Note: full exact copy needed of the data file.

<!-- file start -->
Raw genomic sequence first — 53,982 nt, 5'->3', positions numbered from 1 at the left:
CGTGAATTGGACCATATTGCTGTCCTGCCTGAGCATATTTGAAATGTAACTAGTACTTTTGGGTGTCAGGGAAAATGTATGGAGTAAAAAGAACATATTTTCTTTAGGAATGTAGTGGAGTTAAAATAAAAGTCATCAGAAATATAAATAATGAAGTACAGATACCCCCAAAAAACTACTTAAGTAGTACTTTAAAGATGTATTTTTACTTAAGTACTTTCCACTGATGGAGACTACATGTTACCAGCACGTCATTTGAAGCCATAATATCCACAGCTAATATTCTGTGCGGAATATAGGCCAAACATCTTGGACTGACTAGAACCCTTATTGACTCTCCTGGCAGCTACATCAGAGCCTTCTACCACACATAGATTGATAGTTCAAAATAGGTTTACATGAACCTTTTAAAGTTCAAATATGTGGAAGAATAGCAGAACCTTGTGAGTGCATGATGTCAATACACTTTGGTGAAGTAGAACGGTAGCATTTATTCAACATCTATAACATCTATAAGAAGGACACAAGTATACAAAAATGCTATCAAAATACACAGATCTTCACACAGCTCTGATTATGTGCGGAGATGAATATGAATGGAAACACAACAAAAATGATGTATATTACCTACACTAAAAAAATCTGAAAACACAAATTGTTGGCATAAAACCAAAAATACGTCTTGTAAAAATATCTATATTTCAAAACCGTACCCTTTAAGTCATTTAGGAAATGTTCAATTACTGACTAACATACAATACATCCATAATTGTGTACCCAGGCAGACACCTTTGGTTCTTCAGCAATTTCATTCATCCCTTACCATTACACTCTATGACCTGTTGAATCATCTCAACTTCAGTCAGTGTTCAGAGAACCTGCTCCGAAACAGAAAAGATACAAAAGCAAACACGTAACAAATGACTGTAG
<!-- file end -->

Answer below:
Raw genomic sequence first — 53,982 nt, 5'->3', positions numbered from 1 at the left:
CGTGAATTGGACCATATTGCTGTCCTGCCTGAGCATATTTGAAATGTAACTAGTACTTTTGGGTGTCAGGGAAAATGTATGGAGTAAAAAGAACATATTTTCTTTAGGAATGTAGTGGAGTTAAAATAAAAGTCATCAGAAATATAAATAATGAAGTACAGATACCCCCAAAAAACTACTTAAGTAGTACTTTAAAGATGTATTTTTACTTAAGTACTTTCCACTGATGGAGACTACATGTTACCAGCACGTCATTTGAAGCCATAATATCCACAGCTAATATTCTGTGCGGAATATAGGCCAAACATCTTGGACTGACTAGAACCCTTATTGACTCTCCTGGCAGCTACATCAGAGCCTTCTACCACACATAGATTGATAGTTCAAAATAGGTTTACATGAACCTTTTAAAGTTCAAATATGTGGAAGAATAGCAGAACCTTGTGAGTGCATGATGTCAATACACTTTGGTGAAGTAGAACGGTAGCATTTATTCAACATCTATAACATCTATAAGAAGGACACAAGTATACAAAAATGCTATCAAAATACACAGATCTTCACACAGCTCTGATTATGTGCGGAGATGAATATGAATGGAAACACAACAAAAATGATGTATATTACCTACACTAAAAAAATCTGAAAACACAAATTGTTGGCATAAAACCAAAAATACGTCTTGTAAAAATATCTATATTTCAAAACCGTACCCTTTAAGTCATTTAGGAAATGTTCAATTACTGACTAACATACAATACATCCATAATTGTGTACCCAGGCAGACACCTTTGGTTCTTCAGCAATTTCATTCATCCCTTACCATTACACTCTATGACCTGTTGAATCATCTCAACTTCAGTCAGTGTTCAGAGAACCTGCTCCGAAACAGAAAAGATACAAAAGCAAACACGTAACAAATGACTGTAG